by Jarred Bean
The Trump administration is guilty of ethnic cleansing. They’re guilty of creating concentration camps and instituting border ghettoes for asylum seekers. They’re guilty of condemning more Americans to death in the wake of Hurricane Maria than died on 9/11 - all because this administration views Puerto Ricans as second class citizens.
And now, due to the combination of Trump’s incompetence, vindictiveness and corruption in handling the coronavirus response and the administration’s vindictiveness in denying basic nutrition, health, and hygiene standards in the very camps they’ve created, we’re headed towards something even worse.
We’re careening towards a genocide.
Too many people, both adults and children, have already died in our detention camps, and scores of families have been and continue to be torn apart by official (now unconstitutional) and de facto child separation policies. Countless more face death and violence upon deportation (a trend documented back to previous presidencies, but will only grow precipitously as the Trump regime ignores valid claims for asylum and expands deportation proceedings for everyone in the country regardless of removal priority), and our administration has signed insidious agreements that send asylum seekers directly to the very countries many are desperately trying to flee. Our Remain in Mexico policy has pushed people - largely those who directly qualify for asylum and would have been allowed in the country to move freely under any other administration - to live in squalid conditions that can only be described as ghettoes where they face rampant physical and sexual abuse, extoriton, and death. Who knows what the human cost there has already been, or what the death toll has been as desperate people venture into unsafe territory to cross the border away from our sealed-off ports of entry? We’ve seen the photos of adults and children who have drowned trying to cross the Rio Grande and very recently learned of the young pregnant woman who died when she fell trying to climb our xenophobic border wall, but we have no way to truly assess the unseen human toll caused by our longstanding deterrence-by-desert or our attacks on relief supplies and humanitarian workers.
All of this falls neatly under the banner of ethnic cleansing.
Separation of children from their families and ethnic groups, potentially putting many we have no clear way of reuniting into orphanage systems, is a form of ethnic cleansing that we specifically have a long history of perpetrating against Native American communities.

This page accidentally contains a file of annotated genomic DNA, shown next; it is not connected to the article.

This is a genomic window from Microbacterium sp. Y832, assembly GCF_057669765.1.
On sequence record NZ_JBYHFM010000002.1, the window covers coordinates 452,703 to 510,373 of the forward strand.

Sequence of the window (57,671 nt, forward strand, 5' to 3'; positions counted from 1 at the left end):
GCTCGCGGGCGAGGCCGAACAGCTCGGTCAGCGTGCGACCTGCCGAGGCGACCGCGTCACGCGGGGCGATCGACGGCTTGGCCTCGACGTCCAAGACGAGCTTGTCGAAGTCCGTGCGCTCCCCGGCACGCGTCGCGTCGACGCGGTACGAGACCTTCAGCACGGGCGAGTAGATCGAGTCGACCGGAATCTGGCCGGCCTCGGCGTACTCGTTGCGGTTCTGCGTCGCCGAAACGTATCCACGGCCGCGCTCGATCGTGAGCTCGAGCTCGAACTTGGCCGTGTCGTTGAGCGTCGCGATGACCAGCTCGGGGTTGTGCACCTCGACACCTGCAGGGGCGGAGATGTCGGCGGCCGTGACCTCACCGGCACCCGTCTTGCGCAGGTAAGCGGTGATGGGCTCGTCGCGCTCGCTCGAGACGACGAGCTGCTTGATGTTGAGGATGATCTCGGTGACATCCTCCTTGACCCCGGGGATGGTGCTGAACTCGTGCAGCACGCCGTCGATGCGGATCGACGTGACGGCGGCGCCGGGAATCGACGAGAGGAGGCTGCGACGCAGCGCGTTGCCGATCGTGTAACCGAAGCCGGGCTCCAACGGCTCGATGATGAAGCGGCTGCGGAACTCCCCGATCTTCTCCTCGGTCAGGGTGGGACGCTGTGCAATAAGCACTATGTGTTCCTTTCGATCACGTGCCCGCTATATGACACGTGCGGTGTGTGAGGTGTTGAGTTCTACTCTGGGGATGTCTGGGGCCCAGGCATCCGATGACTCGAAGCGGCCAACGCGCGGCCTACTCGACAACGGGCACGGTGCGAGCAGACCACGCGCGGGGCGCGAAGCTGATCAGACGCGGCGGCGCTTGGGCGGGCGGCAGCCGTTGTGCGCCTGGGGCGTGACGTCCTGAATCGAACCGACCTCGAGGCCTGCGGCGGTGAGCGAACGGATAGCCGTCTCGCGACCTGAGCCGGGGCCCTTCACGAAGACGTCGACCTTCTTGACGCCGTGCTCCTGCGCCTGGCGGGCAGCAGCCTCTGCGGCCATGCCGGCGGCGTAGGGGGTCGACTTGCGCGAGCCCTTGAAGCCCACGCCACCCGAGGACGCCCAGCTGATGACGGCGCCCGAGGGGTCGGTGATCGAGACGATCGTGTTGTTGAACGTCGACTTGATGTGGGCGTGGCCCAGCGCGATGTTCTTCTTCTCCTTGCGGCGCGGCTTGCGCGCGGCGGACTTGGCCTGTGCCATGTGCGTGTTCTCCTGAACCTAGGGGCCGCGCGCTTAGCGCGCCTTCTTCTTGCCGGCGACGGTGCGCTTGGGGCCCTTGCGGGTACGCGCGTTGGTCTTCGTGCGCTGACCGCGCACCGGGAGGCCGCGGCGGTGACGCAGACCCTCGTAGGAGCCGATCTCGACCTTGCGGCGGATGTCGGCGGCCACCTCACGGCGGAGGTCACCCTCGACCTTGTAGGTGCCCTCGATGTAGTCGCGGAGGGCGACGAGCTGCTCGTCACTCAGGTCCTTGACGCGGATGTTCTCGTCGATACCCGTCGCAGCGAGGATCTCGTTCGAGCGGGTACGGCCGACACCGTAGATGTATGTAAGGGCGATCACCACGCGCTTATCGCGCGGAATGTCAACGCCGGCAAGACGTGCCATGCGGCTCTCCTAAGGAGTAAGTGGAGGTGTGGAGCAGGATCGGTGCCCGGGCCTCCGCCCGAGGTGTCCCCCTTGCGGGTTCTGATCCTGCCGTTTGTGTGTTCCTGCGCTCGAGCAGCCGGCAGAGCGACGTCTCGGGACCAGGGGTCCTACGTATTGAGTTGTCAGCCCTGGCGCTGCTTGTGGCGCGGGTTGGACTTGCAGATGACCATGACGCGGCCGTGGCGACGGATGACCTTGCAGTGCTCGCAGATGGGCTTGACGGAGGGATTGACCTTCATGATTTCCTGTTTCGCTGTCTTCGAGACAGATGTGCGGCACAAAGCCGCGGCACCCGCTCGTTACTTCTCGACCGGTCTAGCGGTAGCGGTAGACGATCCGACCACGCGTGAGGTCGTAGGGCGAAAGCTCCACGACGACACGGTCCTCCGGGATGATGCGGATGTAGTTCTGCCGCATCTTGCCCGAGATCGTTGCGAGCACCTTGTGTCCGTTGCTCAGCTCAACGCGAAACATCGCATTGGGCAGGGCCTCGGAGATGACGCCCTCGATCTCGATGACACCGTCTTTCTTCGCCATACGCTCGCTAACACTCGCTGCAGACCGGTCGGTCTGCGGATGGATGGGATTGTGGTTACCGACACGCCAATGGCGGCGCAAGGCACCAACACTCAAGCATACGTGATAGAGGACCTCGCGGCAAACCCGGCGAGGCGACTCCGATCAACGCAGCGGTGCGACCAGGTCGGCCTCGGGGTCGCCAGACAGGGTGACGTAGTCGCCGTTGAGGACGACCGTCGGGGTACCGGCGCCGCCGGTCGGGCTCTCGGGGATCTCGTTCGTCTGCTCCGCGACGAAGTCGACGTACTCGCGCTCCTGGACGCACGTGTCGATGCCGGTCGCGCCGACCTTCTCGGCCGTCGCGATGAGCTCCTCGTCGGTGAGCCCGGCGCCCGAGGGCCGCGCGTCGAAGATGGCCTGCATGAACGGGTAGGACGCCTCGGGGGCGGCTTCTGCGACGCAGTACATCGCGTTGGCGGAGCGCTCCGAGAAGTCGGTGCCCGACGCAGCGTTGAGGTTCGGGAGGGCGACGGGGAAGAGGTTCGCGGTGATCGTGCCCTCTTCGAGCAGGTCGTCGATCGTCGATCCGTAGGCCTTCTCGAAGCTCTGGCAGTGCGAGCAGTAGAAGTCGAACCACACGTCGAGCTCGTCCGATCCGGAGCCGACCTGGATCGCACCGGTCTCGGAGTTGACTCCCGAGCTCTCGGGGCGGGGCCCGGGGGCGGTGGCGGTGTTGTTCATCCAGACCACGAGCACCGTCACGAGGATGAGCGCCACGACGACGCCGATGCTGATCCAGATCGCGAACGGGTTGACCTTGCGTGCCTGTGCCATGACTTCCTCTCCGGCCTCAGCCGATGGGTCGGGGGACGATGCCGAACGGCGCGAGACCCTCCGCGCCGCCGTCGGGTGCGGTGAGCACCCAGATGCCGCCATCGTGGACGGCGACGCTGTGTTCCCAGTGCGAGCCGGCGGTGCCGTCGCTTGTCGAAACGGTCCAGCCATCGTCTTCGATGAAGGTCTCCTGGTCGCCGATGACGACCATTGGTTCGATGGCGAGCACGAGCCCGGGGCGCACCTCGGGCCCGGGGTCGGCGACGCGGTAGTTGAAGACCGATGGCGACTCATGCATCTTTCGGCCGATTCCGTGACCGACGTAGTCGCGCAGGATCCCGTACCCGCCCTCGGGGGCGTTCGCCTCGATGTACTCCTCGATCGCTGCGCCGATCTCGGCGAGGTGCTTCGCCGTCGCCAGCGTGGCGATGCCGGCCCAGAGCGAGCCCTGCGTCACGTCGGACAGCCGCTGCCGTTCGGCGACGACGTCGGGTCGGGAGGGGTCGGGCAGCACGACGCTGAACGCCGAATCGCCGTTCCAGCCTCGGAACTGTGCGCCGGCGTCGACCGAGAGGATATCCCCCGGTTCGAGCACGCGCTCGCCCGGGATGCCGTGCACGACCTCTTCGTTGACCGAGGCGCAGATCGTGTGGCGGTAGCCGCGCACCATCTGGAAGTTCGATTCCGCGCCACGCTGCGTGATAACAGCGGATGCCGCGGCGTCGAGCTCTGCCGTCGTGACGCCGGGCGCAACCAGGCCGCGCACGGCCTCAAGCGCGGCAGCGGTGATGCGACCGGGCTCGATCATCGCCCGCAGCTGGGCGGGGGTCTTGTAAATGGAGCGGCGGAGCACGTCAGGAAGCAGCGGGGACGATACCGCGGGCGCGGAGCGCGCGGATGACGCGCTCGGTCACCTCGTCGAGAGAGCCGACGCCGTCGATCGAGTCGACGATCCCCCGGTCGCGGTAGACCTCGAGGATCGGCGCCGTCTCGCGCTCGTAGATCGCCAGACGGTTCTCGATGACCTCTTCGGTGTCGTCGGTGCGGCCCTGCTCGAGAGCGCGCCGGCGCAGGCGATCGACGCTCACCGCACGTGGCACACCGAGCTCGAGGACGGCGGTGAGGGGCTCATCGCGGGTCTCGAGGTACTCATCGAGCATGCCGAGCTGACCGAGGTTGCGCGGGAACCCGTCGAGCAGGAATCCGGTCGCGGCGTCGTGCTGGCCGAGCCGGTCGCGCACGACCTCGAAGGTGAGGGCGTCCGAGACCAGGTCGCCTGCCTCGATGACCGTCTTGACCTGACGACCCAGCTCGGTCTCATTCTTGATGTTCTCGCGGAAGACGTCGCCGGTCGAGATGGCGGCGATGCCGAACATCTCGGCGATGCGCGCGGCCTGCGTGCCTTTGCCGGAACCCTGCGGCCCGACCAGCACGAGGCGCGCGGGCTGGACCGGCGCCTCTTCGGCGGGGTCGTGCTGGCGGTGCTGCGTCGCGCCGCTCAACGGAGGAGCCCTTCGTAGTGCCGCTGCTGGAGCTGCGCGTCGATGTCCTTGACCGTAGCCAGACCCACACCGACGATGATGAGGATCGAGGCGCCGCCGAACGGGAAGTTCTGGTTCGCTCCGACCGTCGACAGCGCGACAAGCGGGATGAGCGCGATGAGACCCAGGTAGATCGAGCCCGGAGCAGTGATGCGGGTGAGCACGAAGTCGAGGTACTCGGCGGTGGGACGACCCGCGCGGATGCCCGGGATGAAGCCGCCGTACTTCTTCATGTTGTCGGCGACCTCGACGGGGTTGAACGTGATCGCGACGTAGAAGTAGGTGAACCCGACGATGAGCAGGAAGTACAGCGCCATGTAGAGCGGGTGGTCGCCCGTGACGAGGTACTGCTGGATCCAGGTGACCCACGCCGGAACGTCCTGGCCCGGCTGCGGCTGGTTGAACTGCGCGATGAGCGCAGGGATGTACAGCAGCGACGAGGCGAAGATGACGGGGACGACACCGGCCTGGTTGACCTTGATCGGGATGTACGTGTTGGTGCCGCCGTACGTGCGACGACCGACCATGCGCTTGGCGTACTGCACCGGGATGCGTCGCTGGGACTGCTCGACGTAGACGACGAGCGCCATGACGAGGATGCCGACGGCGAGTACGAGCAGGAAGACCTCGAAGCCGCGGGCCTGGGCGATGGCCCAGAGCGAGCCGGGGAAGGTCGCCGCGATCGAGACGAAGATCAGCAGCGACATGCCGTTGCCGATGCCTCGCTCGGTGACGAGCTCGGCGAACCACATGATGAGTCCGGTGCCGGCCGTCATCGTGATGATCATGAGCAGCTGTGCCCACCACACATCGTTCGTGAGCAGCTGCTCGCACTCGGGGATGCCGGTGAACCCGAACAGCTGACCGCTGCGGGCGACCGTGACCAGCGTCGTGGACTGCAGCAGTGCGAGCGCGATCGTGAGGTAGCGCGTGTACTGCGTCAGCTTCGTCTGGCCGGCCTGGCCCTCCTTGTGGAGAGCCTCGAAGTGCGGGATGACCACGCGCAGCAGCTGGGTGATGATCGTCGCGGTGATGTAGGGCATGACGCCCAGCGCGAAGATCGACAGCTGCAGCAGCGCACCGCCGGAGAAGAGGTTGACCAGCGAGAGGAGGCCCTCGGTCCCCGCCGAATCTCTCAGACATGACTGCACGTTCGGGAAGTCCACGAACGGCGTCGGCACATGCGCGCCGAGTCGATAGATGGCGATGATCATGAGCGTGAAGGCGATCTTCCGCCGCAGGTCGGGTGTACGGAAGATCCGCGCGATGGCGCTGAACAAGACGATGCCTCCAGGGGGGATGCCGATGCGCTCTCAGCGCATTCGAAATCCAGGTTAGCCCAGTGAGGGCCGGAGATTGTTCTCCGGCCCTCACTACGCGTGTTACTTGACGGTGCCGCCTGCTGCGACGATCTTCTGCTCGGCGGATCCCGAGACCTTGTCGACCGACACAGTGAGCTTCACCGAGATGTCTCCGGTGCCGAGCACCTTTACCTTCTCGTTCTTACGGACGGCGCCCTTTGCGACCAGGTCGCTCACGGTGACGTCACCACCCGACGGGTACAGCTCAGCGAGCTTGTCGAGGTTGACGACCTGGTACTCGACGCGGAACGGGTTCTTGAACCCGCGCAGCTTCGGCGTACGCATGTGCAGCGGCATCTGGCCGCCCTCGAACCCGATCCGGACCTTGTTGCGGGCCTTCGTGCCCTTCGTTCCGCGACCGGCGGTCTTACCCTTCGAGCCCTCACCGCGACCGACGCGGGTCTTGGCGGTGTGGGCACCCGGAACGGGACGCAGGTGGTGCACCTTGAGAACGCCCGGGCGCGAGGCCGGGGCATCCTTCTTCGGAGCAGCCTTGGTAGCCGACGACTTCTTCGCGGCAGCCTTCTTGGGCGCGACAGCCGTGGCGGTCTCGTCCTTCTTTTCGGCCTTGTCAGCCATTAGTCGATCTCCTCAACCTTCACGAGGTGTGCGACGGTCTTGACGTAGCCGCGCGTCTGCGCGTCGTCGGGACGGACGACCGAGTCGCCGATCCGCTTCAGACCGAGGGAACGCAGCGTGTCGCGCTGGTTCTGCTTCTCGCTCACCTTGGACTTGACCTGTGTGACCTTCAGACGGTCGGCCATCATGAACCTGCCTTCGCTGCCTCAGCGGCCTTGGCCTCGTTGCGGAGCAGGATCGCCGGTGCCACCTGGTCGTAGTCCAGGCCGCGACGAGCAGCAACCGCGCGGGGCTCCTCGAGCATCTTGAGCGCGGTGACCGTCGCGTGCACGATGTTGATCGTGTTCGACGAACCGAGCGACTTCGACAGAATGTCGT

The creation of our detention facilities, which are often privately run and almost universally have records of poor hygiene, nutrition, and medical care and are notoriously cold and subject to rampant abuse, fall into the textbook definition of concentration camps and exist for the sole purpose of isolating ethnic minorities from the general population (it’s been explicitly stated by some in the government and in conservative media that we need to preserve a White America).
The metering of our ports of entry and the virtual stoppage of asylum approvals as our country pushed scores of immigrants into those aforementioned open air ghettoes certainly meet the definition of ethnic cleansing, as the sole purpose is to prevent black and brown immigrants from exercising their right to immigrate to the country via legal means. It’s nothing more than an end run around our legal immigration system to preserve a vision of the United States where the only type of immigrant that can enter are those who can afford exorbitant fees and get through on a merit-based system that flies in the face of how our country came to be. The net result of Trump’s - and Stephen Miller’s - proposed changes is a system that favors more affluent, whiter immigrants. The travel ban - itself an affront to our immigration system on purely ethnic and religious grounds - further underscores that fact.
We already exist in a system where these forms of ethnic cleansing are perpetrated by our country, but the breadth of this work has been contracted out to private companies where human suffering coincides with corporate profit and outsourced to countries (Mexico via MPP and El Salvador, Guatemala, and Honduras via asylum agreements) where violence against human beings with a legal claim to US protection occurs in an environment where our government can claim it owns no blame.They essentially devised as many ways as possible to exert the most cruelty possible without having to assume responsibility, which is particularly galling given how we are knowingly sending asylum seekers to countries with the highest murder rates in the western hemisphere.